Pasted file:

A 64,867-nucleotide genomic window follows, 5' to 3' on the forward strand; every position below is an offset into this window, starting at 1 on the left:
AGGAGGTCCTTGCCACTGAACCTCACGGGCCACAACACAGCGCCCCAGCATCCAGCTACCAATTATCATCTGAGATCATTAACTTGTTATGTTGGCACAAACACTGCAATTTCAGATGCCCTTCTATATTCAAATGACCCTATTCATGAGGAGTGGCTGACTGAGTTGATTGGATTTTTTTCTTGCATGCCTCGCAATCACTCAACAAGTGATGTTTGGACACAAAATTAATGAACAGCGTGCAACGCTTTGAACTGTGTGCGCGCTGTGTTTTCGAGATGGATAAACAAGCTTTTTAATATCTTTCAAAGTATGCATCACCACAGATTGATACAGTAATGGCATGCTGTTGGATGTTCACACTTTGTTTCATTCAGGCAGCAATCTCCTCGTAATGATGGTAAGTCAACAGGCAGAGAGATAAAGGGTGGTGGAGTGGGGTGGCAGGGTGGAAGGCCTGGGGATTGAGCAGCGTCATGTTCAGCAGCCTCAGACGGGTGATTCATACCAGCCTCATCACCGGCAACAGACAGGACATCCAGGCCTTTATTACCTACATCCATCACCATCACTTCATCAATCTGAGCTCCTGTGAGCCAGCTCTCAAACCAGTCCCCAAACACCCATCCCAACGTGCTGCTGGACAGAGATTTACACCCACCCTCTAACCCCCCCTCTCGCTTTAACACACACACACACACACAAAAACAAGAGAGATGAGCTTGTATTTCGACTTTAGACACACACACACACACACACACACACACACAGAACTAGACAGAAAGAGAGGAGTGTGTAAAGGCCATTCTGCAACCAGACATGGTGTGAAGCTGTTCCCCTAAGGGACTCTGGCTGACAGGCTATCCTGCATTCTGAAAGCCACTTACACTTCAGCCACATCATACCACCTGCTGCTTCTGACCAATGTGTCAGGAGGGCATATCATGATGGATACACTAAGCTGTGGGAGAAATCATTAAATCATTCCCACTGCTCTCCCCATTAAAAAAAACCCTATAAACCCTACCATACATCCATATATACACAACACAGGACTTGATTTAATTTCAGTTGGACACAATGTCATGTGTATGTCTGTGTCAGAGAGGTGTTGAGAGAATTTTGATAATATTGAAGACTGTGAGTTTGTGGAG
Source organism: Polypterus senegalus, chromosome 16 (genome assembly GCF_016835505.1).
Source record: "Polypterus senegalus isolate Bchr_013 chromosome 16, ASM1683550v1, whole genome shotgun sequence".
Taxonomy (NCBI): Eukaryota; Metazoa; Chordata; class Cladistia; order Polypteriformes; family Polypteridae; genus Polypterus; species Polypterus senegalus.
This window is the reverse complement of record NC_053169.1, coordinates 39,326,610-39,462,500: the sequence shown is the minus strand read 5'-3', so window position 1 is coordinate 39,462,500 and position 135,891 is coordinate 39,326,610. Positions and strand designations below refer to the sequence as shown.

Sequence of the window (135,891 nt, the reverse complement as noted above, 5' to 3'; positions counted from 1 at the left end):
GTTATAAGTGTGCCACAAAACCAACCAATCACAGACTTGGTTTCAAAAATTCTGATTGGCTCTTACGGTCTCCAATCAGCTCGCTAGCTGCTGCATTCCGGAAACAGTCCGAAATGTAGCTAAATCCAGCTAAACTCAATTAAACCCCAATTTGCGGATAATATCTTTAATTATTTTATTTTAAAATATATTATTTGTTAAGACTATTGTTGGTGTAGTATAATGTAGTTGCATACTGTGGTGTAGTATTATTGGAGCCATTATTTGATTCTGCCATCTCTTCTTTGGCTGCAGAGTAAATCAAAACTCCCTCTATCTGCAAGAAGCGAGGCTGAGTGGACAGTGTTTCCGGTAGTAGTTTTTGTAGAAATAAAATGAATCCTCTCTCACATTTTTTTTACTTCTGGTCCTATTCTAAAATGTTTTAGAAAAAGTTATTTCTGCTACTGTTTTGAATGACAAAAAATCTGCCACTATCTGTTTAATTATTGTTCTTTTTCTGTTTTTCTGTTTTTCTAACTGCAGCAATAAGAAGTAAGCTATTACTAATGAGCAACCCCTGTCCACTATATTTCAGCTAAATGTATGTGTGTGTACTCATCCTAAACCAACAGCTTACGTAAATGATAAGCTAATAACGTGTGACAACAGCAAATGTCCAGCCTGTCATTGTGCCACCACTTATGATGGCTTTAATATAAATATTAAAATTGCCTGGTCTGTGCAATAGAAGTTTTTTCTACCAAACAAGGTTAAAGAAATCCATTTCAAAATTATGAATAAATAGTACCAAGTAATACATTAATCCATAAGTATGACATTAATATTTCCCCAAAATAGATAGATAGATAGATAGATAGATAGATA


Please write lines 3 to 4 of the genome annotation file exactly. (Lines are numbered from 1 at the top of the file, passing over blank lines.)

Source organism: Polypterus senegalus, chromosome 16 (genome assembly GCF_016835505.1).
Source record: "Polypterus senegalus isolate Bchr_013 chromosome 16, ASM1683550v1, whole genome shotgun sequence".